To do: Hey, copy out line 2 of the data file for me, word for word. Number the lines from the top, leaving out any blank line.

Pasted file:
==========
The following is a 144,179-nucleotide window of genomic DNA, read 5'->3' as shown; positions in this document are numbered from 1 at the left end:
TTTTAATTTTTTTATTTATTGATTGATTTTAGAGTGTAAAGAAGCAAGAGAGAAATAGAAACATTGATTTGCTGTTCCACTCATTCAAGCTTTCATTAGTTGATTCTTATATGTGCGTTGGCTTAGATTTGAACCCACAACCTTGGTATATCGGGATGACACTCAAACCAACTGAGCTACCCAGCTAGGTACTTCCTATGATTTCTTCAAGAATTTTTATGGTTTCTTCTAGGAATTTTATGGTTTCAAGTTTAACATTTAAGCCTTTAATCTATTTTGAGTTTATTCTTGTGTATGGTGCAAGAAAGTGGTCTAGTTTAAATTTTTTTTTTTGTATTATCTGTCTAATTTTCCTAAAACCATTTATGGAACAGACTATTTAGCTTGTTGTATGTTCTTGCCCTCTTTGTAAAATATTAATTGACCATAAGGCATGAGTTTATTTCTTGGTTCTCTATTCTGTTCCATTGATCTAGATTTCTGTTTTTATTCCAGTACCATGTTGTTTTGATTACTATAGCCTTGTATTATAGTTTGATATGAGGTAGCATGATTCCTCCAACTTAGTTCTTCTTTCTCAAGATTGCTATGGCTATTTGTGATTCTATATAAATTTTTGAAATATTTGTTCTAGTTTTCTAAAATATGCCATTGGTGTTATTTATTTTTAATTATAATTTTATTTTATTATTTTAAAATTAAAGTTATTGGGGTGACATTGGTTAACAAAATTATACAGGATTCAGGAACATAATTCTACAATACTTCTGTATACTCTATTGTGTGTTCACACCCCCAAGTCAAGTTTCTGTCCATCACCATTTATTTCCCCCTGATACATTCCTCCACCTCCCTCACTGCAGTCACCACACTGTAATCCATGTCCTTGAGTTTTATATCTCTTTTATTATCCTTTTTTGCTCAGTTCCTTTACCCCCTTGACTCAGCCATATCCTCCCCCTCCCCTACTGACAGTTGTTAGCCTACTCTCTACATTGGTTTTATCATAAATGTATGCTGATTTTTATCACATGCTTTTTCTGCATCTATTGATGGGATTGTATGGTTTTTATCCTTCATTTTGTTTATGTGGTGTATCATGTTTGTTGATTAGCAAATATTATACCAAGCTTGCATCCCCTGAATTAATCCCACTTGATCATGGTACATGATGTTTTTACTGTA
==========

TTTTAATTTTTTTATTTATTGATTGATTTTAGAGTGTAAAGAAGCAAGAGAGAAATAGAAACATTGATTTGCTGTTCCACTCATTCAAGCTTTCATTAGTTGATTCTTATATGTGCGTTGGCTTAGATTTGAACCCACAACCTTGGTATATCGGGATGACACTCAAACCAACTGAGCTACCCAGCTAGGTACTTCCTATGATTTCTTCAAGAATTTTTATGGTTTCTTCTAGGAATTTTATGGTTTCAAGTTTAACATTTAAGCCTTTAATCTATTTTGAGTTTATTCTTGTGTATGGTGCAAGAAAGTGGTCTAGTTTAAATTTTTTTTTTTGTATTATCTGTCTAATTTTCCTAAAACCATTTATGGAACAGACTATTTAGCTTGTTGTATGTTCTTGCCCTCTTTGTAAAATATTAATTGACCATAAGGCATGAGTTTATTTCTTGGTTCTCTATTCTGTTCCATTGATCTAGATTTCTGTTTTTATTCCAGTACCATGTTGTTTTGATTACTATAGCCTTGTATTATAGTTTGATATGAGGTAGCATGATTCCTCCAACTTAGTTCTTCTTTCTCAAGATTGCTATGGCTATTTGTGATTCTATATAAATTTTTGAAATATTTGTTCTAGTTTTCTAAAATATGCCATTGGTGTTATTTATTTTTAATTATAATTTTATTTTATTATTTTAAAATTAAAGTTATTGGGGTGACATTGGTTAACAAAATTATACAGGATTCAGGAACATAATTCTACAATACTTCTGTATACTCTATTGTGTGTTCACACCCCCAAGTCAAGTTTCTGTCCATCACCATTTATTTCCCCCTGATACATTCCTCCACCTCCCTCACTGCAGTCACCACACTGTAATCCATGTCCTTGAGTTTTATATCTCTTTTATTATCCTTTTTTGCTCAGTTCCTTTACCCCCTTGACTCAGCCATATCCTCCCCCTCCCCTACTGACAGTTGTTAGCCTACTCTCTACATTGGTTTTATCATAAATGTATGCTGATTTTTATCACATGCTTTTTCTGCATCTATTGATGGGATTGTATGGTTTTTATCCTTCATTTTGTTTATGTGGTGTATCATGTTTGTTGATTAGCAAATATTATACCAAGCTTGCATCCCCTGAATTAATCCCACTTGATCATGGTACATGATGTTTTTACTGTA